Supporters of Wet’suwet’en hereditary chiefs and their bid to stop a pipeline across their traditional territories returned to the British Columbia legislature Monday night despite a court injunction prohibiting protests blocking entrances to the building.
About 300 people were gathered at the front steps, with many crowding at the building’s ceremonial gates used by dignitaries including the lieutenant-governor and members of the Royal Family.
Police were also on the steps standing next to the supporters, but there were no reports of arrests.
“We are not here seeking arrest,” said Indigenous youth leader Ta’Kiaya Blaney, speaking with a megaphone. “We are here as our duty as Indigenous youth. Bring your blankets, it’s going to be a long night.”
At about 7 p.m., the supporters blocked the progress of a police van that arrived at the legislature. They linked arms and chanted, “peaceful and with love, unarmed and non-violent.”
Several police officers got out of the van without incident.
The group placed a carved ceremonial mask on the ceremonial gates, saying it would look after them during their gathering. A fire they said was sacred was lit in a steel pit that was placed at the top of the legislature stairs.
The legislature was the scene of widespread protests on Feb. 11 that prompted the Speaker to obtain an injunction when entrances to the building were blocked.
Indigenous youth leader Saul Brown told the protest their cause is worthy despite the court injunction.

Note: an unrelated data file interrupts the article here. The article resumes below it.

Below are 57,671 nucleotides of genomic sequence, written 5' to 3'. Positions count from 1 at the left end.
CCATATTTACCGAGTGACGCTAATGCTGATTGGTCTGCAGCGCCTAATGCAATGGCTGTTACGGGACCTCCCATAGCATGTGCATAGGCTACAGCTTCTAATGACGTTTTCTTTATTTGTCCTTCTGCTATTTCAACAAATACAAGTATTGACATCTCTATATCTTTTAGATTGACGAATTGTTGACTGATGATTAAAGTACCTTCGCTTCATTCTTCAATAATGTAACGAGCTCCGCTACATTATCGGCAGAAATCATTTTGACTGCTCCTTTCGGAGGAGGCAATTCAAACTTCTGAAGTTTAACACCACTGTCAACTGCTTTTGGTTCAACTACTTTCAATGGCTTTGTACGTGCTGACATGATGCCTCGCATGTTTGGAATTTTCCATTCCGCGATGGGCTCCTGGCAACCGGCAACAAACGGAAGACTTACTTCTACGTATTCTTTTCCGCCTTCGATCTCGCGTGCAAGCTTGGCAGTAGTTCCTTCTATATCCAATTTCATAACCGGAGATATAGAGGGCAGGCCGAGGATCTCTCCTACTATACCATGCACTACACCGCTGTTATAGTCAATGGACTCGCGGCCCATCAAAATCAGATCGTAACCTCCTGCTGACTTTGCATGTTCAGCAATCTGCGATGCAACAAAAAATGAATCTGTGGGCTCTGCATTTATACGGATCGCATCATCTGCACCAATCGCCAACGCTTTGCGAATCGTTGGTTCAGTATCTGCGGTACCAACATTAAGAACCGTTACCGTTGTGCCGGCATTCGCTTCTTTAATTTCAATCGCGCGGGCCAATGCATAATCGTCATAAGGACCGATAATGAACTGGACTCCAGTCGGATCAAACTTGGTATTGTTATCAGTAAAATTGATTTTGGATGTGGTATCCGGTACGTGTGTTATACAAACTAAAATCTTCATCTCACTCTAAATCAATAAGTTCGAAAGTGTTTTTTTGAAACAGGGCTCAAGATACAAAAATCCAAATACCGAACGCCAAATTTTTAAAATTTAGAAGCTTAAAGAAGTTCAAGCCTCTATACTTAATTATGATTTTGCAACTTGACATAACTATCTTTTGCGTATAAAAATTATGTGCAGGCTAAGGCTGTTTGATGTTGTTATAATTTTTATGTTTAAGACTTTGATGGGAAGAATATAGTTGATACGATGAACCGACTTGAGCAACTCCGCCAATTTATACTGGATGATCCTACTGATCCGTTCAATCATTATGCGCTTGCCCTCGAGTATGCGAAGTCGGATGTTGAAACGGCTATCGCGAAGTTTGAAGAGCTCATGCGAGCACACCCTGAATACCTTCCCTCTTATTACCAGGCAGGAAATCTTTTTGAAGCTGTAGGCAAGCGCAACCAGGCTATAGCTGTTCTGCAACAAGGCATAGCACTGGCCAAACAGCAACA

“We’re asking you to stand with us shoulder to shoulder,” he said. “You are on the right side of history.”
While the demonstrators gathered at the legislature, others blocked a road leading to the Port of Vancouver, as well as tracks carrying a Lower Mainland commuter train and a rail line outside New Hazelton.
The moves came after police arrested 10 people and dismantled a rail blockade on the Tyendinaga Mohawk Territory in eastern Ontario, stoking tensions in the dispute even as it paved the way for train service to resume.
The blockade had been set up in support of the hereditary chiefs of the Wet’suwet’en Nation, who oppose the development of the Coastal GasLink natural gas pipeline project that crosses their traditional territory in northwestern British Columbia. The pipeline, however, has the support of elected band councils along the pipeline route.
The Wet’suwet’en house chiefs set three conditions last week for meeting with federal leaders but a spokesman for the chiefs said Monday they haven’t been met.
The chiefs have called for the removal of an RCMP mobile unit, the end of foot patrols and the removal of Coastal GasLink workers from their traditional territory as conditions for meeting with the federal government.
Dirk Meissner, The Canadian Press